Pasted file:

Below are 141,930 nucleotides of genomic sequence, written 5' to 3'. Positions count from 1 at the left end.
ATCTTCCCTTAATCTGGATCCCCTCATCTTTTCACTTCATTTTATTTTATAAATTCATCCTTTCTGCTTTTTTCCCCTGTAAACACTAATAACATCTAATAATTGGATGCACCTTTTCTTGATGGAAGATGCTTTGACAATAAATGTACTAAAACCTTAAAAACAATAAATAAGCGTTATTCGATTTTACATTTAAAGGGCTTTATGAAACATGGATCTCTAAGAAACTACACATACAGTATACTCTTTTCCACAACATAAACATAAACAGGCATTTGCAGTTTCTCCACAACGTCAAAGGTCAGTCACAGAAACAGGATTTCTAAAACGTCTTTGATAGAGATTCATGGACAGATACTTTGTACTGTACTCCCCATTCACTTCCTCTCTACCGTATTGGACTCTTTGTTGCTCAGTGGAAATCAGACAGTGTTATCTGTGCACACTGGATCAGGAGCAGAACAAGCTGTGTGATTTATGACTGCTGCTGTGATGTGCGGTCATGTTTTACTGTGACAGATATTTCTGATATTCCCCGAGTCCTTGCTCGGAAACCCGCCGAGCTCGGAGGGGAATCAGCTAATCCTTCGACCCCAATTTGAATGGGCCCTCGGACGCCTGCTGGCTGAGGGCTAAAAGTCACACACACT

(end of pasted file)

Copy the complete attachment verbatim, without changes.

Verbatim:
Below are 141,930 nucleotides of genomic sequence, written 5' to 3'. Positions count from 1 at the left end.
ATCTTCCCTTAATCTGGATCCCCTCATCTTTTCACTTCATTTTATTTTATAAATTCATCCTTTCTGCTTTTTTCCCCTGTAAACACTAATAACATCTAATAATTGGATGCACCTTTTCTTGATGGAAGATGCTTTGACAATAAATGTACTAAAACCTTAAAAACAATAAATAAGCGTTATTCGATTTTACATTTAAAGGGCTTTATGAAACATGGATCTCTAAGAAACTACACATACAGTATACTCTTTTCCACAACATAAACATAAACAGGCATTTGCAGTTTCTCCACAACGTCAAAGGTCAGTCACAGAAACAGGATTTCTAAAACGTCTTTGATAGAGATTCATGGACAGATACTTTGTACTGTACTCCCCATTCACTTCCTCTCTACCGTATTGGACTCTTTGTTGCTCAGTGGAAATCAGACAGTGTTATCTGTGCACACTGGATCAGGAGCAGAACAAGCTGTGTGATTTATGACTGCTGCTGTGATGTGCGGTCATGTTTTACTGTGACAGATATTTCTGATATTCCCCGAGTCCTTGCTCGGAAACCCGCCGAGCTCGGAGGGGAATCAGCTAATCCTTCGACCCCAATTTGAATGGGCCCTCGGACGCCTGCTGGCTGAGGGCTAAAAGTCACACACACT